Defenestration of Prague - The defenestration of Prague (May 23, 1618), was one of the first signs of Bohemian resistance to the rule of the Hapsburg family. This incident occurred in1618, when Bohemian Catholics shut down various Protestant chapels. Apparently, this had violated the “Letters of Majesty,” which provided basic protection (religious tolerance) for the Protestants in Bohemia. In response to this, Protestant officials called a meeting to discuss the violation of the Letters of Majesty, and subsequently threw the Catholic officials (violators) out of the windows of the room they were in. This incident sparked the beginning of the Thirty Years’ War. (Ricky Gillis)

Dias, Bartholomew - In 1487, he reached the Cape of Good Hope on the tip of South Africa. Once he reaches this point, he turns around. (Sarah Shea)
It is also important to note about Bartholomew’s voyage past the Cape of Good Hope that when he returned to Portugal, his voyage gave immense hope to both Portugal and the rest of Europe that a concrete route to India could be a very real possibility in the field of exploration, which would eventually lead to an influx of goods and ideas. (Ricky Gillis)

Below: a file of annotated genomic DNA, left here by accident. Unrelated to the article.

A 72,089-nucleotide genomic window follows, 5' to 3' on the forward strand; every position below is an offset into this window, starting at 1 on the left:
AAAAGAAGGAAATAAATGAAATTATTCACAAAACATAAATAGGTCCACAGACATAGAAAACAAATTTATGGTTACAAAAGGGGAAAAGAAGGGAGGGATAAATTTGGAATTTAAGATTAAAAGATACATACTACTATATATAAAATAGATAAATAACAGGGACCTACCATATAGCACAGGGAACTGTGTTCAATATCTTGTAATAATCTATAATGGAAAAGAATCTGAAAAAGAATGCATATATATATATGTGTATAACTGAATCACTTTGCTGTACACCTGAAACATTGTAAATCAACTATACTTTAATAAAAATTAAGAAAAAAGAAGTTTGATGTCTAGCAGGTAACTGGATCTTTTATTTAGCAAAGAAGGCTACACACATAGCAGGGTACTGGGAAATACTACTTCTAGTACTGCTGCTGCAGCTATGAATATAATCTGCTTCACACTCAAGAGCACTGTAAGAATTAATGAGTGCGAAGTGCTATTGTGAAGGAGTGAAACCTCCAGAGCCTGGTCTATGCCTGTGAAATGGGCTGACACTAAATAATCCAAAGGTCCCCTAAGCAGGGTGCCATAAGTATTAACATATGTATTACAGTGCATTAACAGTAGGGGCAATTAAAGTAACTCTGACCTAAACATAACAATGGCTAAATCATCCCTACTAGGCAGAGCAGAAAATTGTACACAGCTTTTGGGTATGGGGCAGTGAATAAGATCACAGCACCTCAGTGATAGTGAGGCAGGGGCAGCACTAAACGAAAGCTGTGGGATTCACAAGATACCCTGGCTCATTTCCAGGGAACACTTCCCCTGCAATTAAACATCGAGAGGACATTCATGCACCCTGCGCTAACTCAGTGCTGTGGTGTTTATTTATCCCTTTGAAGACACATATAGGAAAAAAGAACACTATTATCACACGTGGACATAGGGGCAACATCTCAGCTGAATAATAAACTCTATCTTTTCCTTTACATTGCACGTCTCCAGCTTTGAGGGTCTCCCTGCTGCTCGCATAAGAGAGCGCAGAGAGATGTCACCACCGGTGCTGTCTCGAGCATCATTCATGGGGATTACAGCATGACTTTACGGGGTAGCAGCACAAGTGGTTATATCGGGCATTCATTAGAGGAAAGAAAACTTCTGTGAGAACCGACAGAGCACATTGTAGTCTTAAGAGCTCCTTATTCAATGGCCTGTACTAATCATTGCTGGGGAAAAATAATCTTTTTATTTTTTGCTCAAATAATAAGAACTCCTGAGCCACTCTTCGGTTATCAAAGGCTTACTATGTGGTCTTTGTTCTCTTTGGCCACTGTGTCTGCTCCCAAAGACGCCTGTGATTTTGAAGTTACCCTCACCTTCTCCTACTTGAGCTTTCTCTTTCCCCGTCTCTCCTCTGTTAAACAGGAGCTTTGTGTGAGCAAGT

Duke of Alva (or Alba) - Sent by Philip II in 1567, the Duke of Alva led 10000 troops to quell the Dutch rebellion. His tactics were very violent, including the Council of Blood where he executed the arrested leaders and thousands of rebels. He wins the war but unifies the opposition. This unification leads to William of Orange emerging as the leader of the Dutch and it helps them gradually gain independence. (Laura)